Pakistani women’s choices of when to marry, who they marry, when they start a family and how they raise that family are heavily scrutinised but once she becomes a single mom – by choice or by fate, that scrutiny goes up a few notches.
In general, we are not a culture that supports single parenthood, be it by divorce or even when a spouse passes away.
Nadia* a single mom raised her now college aged children for the bulk of their life on her own, she told Oraan that a big misconception is how divorce and raising a kid alone or between two households would hurt the kid.
“Hearing that ‘kids will be ruined, kids get ruined from broken homes’ was absurd,” she said. “Children don’t get ruined by broken homes and single parenthood, they get ruined by unhappy parents, and that can include parents still married. The whole stigma around [single parenthood] is ridiculous.”
Another misconception is that it’s a selfish choice or a choice taken to punish another partner, for mom Nadia, single parenthood was a necessary step and one that came at costs people she feels do not see.
“People don't understand how alone you feel because nobody can really understand what is going on with your child other than the other parent of your child,” said Nadia. This is especially tough when the relationship with your ex-spouse is not always friendly.
“People can try but no one gets it, you are alone in a lot of situations it feels like that.”
“There’s this thought that the decision could not have been the woman’s. The assumption that the child will always be worse off after the divorce than before,” Alizah* a single mom with a teenage son said.
“Single parenting doesn’t mean the other parent has to be booted out of the equation. It’s possible that they still exist and the child has a cordial relationship with the other side,” said Alizah, who raised her now teenage son primarily alone in Pakistan.
Another aspect to single parenthood is the financial burden it can have. In Pakistan’s patriarchal society, men being sole bread winners is not uncommon, you could say it’s the norm, so when a mom strikes out on her own financially it can be shocking and stressful.
Most of the mom’s we spoke with were working mom’s whose ex partner’s continued to play some role in their child’s life, but for Nazafreen* her child’s expenses all fell onto her.
“When I first left my husband I had not worked in a number of years opting to stay home with our children, but once I had moved back with my parents the right thing to do was to start earning,” she said, “it could not all fall on them.”
Nazafreen thankfully had a solid resume under her belt and quickly gained employment but said, “learning to budget and manage money while also learning how to be a mom and return to being a live-in daughter was a struggle. It took a few years to feel strong on my feet.”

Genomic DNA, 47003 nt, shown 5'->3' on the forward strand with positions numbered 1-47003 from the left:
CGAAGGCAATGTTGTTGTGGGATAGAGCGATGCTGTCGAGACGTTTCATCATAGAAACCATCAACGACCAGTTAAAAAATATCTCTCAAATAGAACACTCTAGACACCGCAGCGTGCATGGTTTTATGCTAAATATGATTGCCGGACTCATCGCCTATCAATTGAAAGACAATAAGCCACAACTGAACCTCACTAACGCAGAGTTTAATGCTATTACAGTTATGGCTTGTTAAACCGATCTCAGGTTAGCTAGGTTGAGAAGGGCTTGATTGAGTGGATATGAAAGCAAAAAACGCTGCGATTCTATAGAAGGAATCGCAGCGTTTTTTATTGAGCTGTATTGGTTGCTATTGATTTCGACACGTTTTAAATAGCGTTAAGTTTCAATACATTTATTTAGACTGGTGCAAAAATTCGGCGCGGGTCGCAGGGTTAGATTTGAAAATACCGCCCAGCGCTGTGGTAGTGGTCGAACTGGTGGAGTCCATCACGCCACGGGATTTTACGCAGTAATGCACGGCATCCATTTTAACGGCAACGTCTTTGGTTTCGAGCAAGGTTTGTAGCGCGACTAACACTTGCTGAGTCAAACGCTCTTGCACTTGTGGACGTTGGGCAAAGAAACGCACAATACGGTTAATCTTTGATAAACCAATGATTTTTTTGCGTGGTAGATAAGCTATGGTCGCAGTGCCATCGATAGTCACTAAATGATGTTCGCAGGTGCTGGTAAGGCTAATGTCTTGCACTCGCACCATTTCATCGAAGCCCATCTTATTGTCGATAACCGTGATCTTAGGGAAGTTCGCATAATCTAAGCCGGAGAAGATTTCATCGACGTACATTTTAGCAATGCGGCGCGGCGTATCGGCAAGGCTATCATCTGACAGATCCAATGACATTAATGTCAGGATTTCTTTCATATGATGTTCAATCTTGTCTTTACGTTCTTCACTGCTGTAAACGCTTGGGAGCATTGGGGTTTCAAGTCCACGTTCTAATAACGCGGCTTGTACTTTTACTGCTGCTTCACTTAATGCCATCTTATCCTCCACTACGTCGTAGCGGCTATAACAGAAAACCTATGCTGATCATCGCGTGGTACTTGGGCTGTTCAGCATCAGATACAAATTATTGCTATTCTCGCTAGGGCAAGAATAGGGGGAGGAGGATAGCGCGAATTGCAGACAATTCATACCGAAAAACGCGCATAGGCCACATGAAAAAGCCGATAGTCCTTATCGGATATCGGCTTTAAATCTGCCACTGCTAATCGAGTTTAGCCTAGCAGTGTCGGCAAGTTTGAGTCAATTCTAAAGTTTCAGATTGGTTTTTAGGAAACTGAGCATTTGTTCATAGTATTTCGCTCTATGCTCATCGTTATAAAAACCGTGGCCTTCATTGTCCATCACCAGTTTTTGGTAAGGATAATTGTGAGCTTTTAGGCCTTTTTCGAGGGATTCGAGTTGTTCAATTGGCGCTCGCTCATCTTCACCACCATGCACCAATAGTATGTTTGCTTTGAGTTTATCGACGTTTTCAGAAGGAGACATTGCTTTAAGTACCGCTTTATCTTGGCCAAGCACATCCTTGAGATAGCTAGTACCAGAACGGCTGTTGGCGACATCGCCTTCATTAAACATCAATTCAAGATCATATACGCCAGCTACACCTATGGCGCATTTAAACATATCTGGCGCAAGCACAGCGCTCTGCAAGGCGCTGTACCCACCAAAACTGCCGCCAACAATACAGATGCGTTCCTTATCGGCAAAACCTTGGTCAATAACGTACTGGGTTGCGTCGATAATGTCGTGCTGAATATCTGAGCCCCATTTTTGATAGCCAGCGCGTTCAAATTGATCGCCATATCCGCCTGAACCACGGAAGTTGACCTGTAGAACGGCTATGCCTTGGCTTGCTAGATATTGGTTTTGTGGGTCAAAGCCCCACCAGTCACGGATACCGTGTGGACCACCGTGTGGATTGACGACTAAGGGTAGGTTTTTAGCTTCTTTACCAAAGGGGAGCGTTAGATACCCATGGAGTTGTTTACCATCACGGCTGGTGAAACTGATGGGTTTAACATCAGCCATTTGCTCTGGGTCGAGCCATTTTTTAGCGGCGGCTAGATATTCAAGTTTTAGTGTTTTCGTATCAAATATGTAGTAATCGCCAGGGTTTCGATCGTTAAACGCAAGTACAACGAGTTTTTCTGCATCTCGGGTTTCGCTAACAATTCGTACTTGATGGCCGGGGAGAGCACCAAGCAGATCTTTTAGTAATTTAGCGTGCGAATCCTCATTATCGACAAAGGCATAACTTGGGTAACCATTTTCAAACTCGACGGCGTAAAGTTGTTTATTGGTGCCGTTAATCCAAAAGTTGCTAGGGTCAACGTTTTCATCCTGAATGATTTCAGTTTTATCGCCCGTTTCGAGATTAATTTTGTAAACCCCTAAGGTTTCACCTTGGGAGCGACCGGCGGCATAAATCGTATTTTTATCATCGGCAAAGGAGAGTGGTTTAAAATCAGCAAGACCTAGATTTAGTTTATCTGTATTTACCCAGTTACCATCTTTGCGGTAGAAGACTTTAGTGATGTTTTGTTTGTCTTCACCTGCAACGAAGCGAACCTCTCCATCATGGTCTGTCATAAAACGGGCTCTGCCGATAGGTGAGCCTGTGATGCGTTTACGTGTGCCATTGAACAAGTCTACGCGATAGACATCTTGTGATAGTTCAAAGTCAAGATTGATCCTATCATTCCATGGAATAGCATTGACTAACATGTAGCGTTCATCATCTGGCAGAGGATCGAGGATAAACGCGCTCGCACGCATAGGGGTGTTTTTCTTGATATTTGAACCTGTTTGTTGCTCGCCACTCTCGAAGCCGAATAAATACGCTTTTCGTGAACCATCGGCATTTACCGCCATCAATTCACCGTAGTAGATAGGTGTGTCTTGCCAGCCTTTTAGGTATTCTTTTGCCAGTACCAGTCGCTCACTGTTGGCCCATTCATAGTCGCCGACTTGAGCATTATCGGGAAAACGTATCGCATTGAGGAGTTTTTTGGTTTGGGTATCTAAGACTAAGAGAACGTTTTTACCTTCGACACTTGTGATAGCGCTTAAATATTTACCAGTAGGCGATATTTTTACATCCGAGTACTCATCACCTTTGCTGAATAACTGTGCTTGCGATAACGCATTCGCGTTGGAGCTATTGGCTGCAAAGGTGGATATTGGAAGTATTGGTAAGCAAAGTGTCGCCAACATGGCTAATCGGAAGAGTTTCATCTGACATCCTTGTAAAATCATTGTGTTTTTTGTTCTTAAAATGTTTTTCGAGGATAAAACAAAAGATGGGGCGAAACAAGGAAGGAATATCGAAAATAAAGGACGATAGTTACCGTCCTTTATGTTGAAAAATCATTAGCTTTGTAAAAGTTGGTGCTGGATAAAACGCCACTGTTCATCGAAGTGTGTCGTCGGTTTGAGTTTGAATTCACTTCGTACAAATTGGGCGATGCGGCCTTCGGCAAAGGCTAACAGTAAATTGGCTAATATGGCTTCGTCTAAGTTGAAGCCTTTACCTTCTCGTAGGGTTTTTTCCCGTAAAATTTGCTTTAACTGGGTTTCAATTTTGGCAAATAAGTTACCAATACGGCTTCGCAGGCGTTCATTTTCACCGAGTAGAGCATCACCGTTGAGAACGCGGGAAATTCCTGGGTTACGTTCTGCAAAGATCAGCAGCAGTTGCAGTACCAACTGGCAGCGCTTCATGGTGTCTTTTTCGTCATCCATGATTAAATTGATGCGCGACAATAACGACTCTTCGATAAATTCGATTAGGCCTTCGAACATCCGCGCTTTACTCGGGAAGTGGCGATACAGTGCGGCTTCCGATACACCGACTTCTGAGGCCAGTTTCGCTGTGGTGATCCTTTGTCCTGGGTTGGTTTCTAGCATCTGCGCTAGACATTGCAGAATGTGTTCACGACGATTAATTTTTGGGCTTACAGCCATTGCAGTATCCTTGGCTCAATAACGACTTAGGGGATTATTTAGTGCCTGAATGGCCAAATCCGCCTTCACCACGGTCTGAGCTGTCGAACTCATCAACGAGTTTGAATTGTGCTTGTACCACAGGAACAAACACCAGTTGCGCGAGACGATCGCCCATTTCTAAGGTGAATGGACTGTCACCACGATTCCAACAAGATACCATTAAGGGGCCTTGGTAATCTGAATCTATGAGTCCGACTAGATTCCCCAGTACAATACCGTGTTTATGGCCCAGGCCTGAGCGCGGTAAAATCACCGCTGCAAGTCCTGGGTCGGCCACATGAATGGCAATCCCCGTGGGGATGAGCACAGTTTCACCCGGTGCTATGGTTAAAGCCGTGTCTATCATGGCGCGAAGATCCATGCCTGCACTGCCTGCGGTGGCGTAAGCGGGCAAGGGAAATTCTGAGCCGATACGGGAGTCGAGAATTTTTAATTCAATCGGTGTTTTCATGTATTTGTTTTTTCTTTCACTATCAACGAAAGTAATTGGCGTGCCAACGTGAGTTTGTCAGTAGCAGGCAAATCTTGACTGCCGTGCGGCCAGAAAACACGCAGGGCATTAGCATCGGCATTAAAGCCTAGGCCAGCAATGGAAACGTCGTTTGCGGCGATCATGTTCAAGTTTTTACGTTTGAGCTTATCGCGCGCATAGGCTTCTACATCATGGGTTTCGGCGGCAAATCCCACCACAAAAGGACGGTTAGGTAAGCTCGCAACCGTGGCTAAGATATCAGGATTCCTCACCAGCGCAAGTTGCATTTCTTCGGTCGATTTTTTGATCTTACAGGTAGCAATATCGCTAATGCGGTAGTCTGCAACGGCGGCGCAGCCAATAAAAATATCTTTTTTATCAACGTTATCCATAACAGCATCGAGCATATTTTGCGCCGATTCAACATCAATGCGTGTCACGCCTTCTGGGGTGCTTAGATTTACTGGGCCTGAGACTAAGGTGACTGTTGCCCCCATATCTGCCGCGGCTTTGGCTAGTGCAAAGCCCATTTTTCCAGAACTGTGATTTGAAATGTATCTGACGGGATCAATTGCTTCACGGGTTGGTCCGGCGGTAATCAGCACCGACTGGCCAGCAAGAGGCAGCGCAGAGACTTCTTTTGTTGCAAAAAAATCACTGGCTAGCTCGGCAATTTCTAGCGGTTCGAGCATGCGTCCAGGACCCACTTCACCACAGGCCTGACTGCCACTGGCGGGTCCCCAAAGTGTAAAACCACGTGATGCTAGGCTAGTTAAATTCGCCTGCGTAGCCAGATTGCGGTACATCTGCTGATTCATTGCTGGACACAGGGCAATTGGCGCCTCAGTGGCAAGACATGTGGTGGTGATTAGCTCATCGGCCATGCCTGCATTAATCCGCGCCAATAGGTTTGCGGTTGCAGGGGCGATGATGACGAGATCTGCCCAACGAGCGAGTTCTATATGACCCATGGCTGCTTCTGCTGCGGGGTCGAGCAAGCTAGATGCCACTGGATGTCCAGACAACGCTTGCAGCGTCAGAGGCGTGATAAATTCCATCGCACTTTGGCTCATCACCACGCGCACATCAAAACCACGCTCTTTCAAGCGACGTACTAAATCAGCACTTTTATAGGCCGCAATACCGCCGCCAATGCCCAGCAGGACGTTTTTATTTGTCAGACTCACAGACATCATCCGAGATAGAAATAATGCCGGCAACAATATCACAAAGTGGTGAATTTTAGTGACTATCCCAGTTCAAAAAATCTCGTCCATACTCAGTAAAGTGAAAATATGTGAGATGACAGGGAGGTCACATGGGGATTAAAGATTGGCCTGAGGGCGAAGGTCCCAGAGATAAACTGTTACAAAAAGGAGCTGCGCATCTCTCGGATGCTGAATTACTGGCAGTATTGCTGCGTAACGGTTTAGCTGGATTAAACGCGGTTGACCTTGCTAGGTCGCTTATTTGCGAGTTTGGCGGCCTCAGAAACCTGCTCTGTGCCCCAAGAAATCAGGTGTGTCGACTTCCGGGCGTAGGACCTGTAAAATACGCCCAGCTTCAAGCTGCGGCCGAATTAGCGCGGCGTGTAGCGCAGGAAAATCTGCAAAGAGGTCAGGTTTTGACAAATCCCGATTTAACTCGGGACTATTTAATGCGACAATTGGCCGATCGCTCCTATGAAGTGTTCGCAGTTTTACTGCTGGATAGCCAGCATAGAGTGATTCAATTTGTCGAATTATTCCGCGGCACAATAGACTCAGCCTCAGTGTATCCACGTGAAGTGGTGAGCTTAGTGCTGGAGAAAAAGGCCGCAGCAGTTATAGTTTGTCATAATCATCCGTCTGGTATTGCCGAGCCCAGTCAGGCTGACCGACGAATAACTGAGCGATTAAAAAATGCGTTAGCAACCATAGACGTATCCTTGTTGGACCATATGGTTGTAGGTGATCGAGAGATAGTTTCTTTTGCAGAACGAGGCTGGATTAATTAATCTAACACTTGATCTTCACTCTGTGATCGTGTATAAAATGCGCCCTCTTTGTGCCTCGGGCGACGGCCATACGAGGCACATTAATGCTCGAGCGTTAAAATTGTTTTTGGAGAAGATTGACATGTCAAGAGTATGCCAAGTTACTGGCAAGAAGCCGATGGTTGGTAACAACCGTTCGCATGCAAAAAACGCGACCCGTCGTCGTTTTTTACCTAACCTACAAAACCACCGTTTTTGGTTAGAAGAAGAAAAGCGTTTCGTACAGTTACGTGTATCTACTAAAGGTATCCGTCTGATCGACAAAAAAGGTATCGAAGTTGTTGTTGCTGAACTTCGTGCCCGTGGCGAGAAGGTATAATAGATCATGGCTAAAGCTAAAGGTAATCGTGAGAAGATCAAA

When asked what pressure they face from society, especially raising sons as single women, all the moms talked about the impact that a mom can have.
“I feel all sorts of pressure, mostly society inculcating toxic masculinity into him and you being able to do little in the face of that. Also, how to not have the child be ashamed of his home situation,” said Alizah.
The sentiment was shared by Nadia, “I do feel pressure internally in raising a son in this society becauseI need to make sure that I counter any toxic masculinity type ideas that maybe coming from his father or outside influences. I try to work them out of my son's thinking as often as I can.”
Alizah also shared she feels pressure to make sure he is “successful in a traditional sense,” so that “people won’t talk shit about single women.”
Nazafreen feels the same way about her two sons, “their successes are a miracle and their failures are mine. I am made to feel that way a lot of the time, but never from them.”
We asked the moms about what single parenthood has taught them.
For Alizah it was the importance of community and family, and she hoped more family would step up as raising a kid “takes a village.” “Being a married set of parents does not really matter if you are not raising the kids together,” said Nazafreen, “You do not need people in your child’s life who are not committing to them, single parenthood if it’s a choice is a commitment and I believe your children see and respect that, I know mine do.”
For Nadia it was that in many ways single parenthood was “blissful and peaceful.”
“Being a single parent at times had been easier because there was more interaction with me than the dad so I was able to shape [my son] in a way that guided him away from some of the traits I would not want him to have,” she said. “In some ways having no one undermine your authority or undo what all you had taught, not interfering, was easier.”
*Names have been changed for privacy